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Four Souls (Erdrich, Louise) Hardcover – Deckle Edge, June 21, 2004
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From Publishers Weekly
Fleur Pillager, one of Erdrich's most intriguing characters, embarks on a path of revenge in this continuation of the Ojibwe saga that began with Tracks. As a young woman, Fleur journeys from her native North Dakota to avenge the theft of her land. In Minneapolis, she locates the grand house of the thief: one John James Mauser, whom she plans to kill. But Fleur is patient and stealthy; she gets herself hired by Mauser's sister-in-law, Polly Elizabeth, as a laundress. Polly acts as the household manager, tending to the invalid Mauser as well as her sister, the flaky and frigid Placide. Fleur upends this domestic arrangement by ensnaring Mauser, who marries her in a desperate act of atonement. Revenge becomes complicated as Fleur herself suffers under its weight: she descends into alcoholism and gives birth to an autistic boy. In Erdrich's trademark style, chapters are narrated by alternating characters—in this case Polly Elizabeth, as well as Nanapush, the elderly man from Tracks, and his wife, Margaret. (Nanapush and Margaret's relationship, and the jealousies and revenge that ensue, play out as a parallel narrative.) More so than in other of Erdrich's books, this tale feels like an insider's experience: without the aid of jacket copy, new readers will have trouble feeling a sure sense of place and time. And Fleur herself—though fascinating—remains elusive. Nevertheless, the rich detail of Indian culture and community is engrossing, and Erdrich is deft (though never heavy-handed) in depicting the struggle to keep this culture alive in the face of North American "progress." The themes of fruitless revenge and redemption are strong here, especially when combined with the pull of her lyrical prose; Erdrich may not ensnare many new readers, but she will certainly satisfy her already significant audience.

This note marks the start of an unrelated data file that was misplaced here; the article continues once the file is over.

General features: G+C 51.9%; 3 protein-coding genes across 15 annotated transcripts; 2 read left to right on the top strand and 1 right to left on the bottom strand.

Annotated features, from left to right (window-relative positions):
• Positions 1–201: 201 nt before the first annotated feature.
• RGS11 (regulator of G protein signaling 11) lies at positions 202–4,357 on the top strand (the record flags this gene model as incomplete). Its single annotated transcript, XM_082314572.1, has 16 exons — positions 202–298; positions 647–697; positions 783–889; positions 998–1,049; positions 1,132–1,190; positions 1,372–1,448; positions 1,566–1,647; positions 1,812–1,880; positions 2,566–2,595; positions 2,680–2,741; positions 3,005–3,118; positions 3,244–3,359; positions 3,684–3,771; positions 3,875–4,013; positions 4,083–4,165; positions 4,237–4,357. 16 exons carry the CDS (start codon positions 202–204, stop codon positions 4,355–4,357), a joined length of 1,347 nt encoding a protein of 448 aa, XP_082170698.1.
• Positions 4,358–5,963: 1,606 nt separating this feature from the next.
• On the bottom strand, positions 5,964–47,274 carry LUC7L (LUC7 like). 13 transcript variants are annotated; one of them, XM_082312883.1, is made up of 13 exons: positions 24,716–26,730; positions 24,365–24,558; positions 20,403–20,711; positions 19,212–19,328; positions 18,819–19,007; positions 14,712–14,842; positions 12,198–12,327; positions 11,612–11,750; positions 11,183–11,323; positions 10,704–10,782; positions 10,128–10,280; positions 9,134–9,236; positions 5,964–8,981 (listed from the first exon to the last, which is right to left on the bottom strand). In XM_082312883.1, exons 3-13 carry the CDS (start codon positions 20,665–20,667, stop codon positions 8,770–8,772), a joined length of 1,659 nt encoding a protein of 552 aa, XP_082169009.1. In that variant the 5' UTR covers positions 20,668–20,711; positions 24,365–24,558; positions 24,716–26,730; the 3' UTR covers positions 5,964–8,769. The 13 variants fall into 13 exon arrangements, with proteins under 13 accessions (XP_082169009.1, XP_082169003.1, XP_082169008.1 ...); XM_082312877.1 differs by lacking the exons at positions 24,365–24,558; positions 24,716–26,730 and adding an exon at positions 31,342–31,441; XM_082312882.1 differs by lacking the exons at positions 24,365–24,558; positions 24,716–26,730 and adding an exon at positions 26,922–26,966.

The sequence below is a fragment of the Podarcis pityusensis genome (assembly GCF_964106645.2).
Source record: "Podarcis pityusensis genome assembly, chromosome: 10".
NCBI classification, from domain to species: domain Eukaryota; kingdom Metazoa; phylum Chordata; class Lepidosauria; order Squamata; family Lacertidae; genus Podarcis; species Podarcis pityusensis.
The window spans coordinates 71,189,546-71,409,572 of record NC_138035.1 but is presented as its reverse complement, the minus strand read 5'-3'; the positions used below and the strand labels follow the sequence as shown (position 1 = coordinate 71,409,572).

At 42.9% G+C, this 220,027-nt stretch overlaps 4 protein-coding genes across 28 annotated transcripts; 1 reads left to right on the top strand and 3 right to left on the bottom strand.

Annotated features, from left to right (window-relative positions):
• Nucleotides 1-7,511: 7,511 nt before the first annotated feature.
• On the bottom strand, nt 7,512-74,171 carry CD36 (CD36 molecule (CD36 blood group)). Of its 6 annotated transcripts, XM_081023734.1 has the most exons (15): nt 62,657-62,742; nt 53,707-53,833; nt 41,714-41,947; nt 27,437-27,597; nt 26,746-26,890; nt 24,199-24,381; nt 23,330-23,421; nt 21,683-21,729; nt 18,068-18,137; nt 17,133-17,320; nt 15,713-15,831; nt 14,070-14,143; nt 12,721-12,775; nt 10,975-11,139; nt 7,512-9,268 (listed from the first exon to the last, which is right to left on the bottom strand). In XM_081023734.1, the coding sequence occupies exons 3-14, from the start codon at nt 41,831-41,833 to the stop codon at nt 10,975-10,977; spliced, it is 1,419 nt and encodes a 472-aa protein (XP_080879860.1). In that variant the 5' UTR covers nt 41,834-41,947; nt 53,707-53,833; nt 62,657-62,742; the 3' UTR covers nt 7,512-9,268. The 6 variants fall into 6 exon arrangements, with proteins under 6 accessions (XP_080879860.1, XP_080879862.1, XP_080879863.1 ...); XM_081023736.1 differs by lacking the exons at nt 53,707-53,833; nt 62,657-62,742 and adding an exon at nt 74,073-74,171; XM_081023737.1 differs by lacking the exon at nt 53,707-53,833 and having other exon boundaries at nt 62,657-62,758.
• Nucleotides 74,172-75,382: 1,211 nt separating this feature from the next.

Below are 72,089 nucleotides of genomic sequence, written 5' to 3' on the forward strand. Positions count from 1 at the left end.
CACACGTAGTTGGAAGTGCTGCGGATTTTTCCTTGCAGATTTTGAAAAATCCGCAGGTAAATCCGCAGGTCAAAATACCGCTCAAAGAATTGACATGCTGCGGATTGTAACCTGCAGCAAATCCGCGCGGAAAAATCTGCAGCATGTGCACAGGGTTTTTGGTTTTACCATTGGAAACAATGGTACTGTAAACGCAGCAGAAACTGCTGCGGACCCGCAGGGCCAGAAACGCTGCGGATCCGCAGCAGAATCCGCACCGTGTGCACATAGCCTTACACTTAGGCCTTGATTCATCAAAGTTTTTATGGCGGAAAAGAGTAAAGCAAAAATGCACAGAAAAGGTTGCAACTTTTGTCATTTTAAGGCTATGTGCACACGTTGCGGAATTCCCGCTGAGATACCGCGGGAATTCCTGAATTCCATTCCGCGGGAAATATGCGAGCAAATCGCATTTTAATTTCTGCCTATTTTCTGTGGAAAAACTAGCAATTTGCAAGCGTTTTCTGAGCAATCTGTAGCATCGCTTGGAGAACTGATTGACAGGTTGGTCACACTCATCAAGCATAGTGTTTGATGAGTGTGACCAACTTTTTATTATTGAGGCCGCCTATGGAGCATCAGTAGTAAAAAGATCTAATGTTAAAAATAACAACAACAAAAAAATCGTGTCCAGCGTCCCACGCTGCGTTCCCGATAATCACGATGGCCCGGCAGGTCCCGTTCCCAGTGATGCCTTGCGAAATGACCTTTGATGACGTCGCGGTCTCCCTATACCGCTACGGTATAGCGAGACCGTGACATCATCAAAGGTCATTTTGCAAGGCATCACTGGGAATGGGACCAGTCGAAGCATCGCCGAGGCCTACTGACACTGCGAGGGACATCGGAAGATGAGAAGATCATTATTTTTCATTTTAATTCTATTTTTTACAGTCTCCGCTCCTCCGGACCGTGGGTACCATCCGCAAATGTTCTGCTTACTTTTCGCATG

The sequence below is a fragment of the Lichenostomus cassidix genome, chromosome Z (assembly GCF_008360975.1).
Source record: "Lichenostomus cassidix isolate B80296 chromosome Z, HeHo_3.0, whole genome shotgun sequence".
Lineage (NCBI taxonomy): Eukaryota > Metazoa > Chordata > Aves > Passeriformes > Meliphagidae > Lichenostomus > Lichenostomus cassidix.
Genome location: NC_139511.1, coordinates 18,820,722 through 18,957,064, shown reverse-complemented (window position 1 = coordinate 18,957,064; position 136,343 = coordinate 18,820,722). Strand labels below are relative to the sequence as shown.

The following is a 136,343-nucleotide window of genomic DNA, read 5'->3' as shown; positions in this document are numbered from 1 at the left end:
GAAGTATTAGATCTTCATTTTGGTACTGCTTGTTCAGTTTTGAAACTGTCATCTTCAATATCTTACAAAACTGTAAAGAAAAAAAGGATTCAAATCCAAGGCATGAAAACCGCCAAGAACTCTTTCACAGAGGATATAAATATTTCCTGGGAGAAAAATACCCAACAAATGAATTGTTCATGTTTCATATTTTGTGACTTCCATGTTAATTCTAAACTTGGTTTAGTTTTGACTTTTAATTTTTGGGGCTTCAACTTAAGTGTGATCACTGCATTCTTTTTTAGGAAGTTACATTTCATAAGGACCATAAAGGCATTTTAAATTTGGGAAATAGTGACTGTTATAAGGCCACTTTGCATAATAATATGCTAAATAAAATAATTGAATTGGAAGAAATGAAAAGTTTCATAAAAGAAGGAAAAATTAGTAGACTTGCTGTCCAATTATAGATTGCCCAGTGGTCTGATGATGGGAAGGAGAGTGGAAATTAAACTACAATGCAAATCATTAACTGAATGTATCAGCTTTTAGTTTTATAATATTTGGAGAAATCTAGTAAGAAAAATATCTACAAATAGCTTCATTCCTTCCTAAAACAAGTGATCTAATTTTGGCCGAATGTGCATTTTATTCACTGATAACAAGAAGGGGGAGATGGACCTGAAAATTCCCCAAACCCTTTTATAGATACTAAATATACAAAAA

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From Bookmarks Magazine
Erdrich has been universally hailed as one of the most talented writers of her generation, one who has captured the social, cultural, spiritual, and magical nature of the Ojibwe people and the rural landscape of North Dakota. Most critics agree that in the tragicomic Four Souls, narrated by three people, Erdrich is in top form, her magical realism and lyrical storytelling as vibrant and powerful as they were in the first books in this series, Love Medicine and Tracks. Only The New York Times takes Erdrich to task—not for her writing, but for the story itself, which seems “predictable and trite.” Other critics overlooked these faults in favor of Erdrich’s masterful descriptions, characterizations, and lyricism.
Copyright © 2004 Phillips & Nelson Media, Inc.
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Top Customer Reviews
Fleur's revenge on a white land speculator. A priggish white spinster is one of the narrators, each of whom is affected by the vengeance motif. A poetic and highly satisfying reading experience.